This week, we speak with University of Chicago economist and Nobel Laureate Gene Fama and and his onetime student, Dimensional Fund Advisors co-founder David Booth about their 50 year relationship. Our conversation was streamed live from the University of Chicago Booth School of Business, in a special edition of Masters in Business Live.
Professor Fama describes how computers led to the efficient model hypothesis — technology allowed researchers to evaluate how well active managers were performing — prior to that, there was no evidence or data how well managers actually did. Computers allowed for the first time the ability to evaluate net of fees investing results. The new data crunching technology also allowed the test of Fama’s theories. This led to the identification of factors that drove returns, and ultimately the Fama-French Factor Model.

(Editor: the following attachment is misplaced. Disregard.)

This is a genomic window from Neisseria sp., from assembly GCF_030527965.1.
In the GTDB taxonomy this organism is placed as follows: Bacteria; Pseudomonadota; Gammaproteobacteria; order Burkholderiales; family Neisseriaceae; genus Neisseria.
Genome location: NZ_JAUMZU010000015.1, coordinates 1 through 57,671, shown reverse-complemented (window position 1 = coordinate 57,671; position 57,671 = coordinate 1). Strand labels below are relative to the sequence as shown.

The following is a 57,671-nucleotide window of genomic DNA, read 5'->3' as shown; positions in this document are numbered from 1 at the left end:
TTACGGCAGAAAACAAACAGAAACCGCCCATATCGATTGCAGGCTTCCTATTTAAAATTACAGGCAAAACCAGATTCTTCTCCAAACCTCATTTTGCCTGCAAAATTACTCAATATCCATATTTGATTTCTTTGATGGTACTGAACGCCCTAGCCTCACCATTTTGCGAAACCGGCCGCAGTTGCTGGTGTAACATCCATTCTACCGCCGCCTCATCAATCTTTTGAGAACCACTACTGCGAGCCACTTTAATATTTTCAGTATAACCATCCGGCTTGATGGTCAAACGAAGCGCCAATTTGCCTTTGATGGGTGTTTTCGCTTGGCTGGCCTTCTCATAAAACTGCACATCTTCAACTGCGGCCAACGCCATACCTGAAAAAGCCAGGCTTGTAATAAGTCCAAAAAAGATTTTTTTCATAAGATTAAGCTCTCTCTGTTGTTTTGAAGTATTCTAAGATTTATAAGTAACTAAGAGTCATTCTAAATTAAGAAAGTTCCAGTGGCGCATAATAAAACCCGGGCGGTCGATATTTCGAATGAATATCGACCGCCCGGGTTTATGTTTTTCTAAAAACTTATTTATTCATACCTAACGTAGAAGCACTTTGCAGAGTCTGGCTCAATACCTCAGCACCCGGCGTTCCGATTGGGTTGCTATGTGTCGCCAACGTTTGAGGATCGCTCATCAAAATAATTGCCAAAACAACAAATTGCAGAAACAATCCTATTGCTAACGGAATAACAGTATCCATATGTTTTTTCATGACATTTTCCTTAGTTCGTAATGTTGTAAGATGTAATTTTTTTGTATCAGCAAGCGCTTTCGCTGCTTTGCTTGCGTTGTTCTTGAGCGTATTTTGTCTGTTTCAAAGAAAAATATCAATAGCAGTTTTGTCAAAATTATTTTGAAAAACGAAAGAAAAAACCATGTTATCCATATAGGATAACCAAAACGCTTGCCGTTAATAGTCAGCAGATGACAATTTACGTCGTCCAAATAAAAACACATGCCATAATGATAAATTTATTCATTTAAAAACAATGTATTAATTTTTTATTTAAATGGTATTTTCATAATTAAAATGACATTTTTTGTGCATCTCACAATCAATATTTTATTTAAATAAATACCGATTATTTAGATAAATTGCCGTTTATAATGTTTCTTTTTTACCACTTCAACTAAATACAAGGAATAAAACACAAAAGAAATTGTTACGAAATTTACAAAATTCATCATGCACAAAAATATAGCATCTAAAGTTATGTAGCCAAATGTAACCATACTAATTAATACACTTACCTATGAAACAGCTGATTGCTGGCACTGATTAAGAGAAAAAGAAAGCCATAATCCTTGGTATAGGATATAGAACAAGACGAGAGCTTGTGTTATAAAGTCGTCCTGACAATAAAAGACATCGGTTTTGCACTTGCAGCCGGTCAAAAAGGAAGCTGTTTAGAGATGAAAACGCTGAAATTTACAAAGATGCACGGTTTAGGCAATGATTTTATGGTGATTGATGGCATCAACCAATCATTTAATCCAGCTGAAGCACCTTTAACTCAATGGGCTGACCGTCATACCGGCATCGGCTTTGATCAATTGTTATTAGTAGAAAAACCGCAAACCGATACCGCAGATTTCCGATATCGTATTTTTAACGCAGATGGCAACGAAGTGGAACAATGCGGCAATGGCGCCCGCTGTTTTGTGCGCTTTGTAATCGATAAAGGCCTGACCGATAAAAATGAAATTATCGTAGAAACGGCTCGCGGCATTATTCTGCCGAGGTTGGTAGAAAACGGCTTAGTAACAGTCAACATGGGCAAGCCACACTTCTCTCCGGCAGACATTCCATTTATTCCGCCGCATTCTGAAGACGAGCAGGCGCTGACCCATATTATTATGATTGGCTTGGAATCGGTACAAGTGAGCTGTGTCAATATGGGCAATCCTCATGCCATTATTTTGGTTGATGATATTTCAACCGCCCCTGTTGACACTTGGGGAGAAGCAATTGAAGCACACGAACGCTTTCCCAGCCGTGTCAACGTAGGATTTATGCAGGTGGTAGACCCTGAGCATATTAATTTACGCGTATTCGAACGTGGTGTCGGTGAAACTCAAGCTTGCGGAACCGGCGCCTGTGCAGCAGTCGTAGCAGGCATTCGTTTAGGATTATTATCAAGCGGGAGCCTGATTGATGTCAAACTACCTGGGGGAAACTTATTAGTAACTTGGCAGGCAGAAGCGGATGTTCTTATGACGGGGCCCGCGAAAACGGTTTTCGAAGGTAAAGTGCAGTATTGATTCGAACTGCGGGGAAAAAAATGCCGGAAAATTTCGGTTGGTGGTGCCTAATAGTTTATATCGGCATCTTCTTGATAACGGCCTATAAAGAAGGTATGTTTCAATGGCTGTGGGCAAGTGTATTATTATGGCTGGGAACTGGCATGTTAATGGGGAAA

David Booth discusses how taking his first class with Fama changed his entire life. He discusses the creation of Dimensional Funds out of a spare bedroom in a Brooklyn apartment. He asked Fama to be on his board of directors, followed by Myron Scholes and Merton Miller, two other University of Chicago economics professor and future Nobel laureates.
You can stream/download the full conversation, including the podcast extras on Apple iTunes, Overcast, Spotify, Google, Bloomberg, and Stitcher. All of our earlier podcasts on your favorite pod hosts can be found here.
Next week, we speak with former Secretary of Defense Ash Carter, who is a five-time recipient of the DOD Distinguished Public Service Medal, plus the CJCS Joint Distinguished Civilian Service Award, and the Defense Intelligence Medal for his contributions to intelligence. Carter is author of 11 books, most recently, Inside the Five-Sided Box: Lessons from a Lifetime of Leadership in the Pentagon.
Eugene Fama’s Books